Also, I can remember learning about WWI and WWII in primary school. I think 10 is a fine age if his parents thought it was. It may have been his only opportunity to go (not knowing their family situation) and he may get more from the experience when he begins to learn more about it in high school etc.

    Just my (late) two cents. Hope that’s ok!

    • themayfairy says:

      Just clarifying, the “F*£k you” would be to the Nazis who built the camp – not the poor people who died. Now I’m cringing. I need to learn to write with more clarity! Ugh.

      • jennafrey says:

        There’s no such thing as a late comment.
        I think the thing that got to me the most about the selfie taking is that there was hair flipping involved and from the looks of it it was more about what they looked llike then where they were. I only say that because one of the girls kept handing the camera back after viewing the image then refluffing her hair and sorting her clothes

  2. thewanderblogger says:

    Personally, I think age is just a number. Choosing when to allow children to see things like this depends much more on their level of maturity, sensitivity to certain scenes, etc. In a situation like this, you have to think both of what your kids can handle AND what effect their reaction might have on other visitors. I’ve hesitated to visit places like this myself because I know how sensitive I am, and I know for sure my daughter isn’t ready yet. But as far as selfies in concentration camps – I can’t think of any situation where that would be acceptable. It’s disrespectful. I would likely take a few photos of the place itself if I thought it wouldn’t disturb other visitors, but never, ever would I do something that would make light of the history that happened there.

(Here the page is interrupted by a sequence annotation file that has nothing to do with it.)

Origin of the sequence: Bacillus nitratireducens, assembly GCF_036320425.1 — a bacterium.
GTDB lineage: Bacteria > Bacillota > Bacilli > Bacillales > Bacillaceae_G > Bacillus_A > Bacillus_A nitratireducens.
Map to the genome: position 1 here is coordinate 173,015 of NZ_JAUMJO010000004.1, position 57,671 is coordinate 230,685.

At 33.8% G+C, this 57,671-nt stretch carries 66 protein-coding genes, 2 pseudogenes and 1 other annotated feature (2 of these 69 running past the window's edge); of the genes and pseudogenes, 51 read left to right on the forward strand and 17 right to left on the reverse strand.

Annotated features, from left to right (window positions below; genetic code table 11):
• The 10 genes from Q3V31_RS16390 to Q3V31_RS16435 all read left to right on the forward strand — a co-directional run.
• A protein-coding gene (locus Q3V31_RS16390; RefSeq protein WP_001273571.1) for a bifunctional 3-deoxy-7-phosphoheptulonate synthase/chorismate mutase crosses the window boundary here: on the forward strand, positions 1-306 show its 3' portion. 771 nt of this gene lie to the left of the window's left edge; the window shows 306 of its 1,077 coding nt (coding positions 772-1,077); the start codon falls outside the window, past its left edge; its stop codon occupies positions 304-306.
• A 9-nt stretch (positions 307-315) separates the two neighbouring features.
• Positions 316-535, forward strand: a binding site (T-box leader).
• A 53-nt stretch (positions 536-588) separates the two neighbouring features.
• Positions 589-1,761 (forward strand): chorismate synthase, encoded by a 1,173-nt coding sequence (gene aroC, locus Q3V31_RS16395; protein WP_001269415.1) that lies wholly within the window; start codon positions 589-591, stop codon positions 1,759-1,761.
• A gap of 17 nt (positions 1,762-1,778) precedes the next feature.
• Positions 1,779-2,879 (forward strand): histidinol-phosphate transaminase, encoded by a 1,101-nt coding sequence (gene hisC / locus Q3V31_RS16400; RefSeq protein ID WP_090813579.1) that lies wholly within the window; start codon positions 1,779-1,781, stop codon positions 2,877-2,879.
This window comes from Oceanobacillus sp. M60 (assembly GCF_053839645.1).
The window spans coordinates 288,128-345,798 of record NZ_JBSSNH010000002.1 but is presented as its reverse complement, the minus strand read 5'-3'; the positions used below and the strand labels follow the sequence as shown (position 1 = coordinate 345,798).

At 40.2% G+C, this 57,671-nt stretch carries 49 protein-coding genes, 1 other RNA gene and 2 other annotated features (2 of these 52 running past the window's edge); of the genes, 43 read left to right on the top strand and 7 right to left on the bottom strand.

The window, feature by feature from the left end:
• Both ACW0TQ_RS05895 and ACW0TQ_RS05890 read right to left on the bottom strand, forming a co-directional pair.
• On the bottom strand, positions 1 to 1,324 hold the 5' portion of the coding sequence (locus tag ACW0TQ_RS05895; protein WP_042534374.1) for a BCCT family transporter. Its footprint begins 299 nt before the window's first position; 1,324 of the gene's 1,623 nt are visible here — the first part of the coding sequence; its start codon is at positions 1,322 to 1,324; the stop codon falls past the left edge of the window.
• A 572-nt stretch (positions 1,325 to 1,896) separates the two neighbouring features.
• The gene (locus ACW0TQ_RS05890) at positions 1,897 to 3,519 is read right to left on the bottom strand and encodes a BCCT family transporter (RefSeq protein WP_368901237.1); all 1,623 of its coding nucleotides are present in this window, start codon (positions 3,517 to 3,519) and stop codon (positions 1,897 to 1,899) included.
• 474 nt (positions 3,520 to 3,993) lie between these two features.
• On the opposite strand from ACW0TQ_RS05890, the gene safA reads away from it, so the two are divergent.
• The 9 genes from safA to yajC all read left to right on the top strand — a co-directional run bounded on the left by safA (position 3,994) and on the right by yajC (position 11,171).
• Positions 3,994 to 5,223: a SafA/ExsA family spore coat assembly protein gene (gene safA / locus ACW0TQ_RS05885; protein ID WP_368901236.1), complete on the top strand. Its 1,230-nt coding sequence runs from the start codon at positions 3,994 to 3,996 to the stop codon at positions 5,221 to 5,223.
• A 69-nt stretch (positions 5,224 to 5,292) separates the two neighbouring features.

3. GirlMeetsGlobe says:

    I’m chiming in late (very behind in my reading ;). I’d be bothered by people taking selfies in a place like this. I’d take pictures of what I’m seeing and I might try and capture a moment of a family member with a contemplative look on their face, taking in what they are seeing and capturing their emotion.
    As far as children, I think mine (at 8 & 9) are definitely too young and I’m not sure I would even take a 10 year old. I think 15 and older maybe, when they’re beginning to really dig into historical events. Of course, children mature at different ages and if I felt a child was ready for it, I’d take them when they were younger.
    My daughter (the 9 year old) has just been asking me to watch the movie “The Boy in the Striped Pyjamas.” A classmate has seen it and talked to her about it. I need to do a bit more research into it to see if I think she’s ready. It does look heavy!!

    • thewanderblogger says:

      Just my two cents – The Boy In The Striped Pajamas is pretty intense. I allowed Lexie to watch it when she was 10, but I watched it with her so I could answer any questions and explain things as the movie went along. The ending was pretty shocking, so be prepared for that. Maybe watch the end before you watch it with her just to be sure you think she can handle it. It’s a very well-done movie, but you know…these things hit hard for sensitive children.

  4. Rachael (@hookstitch) says: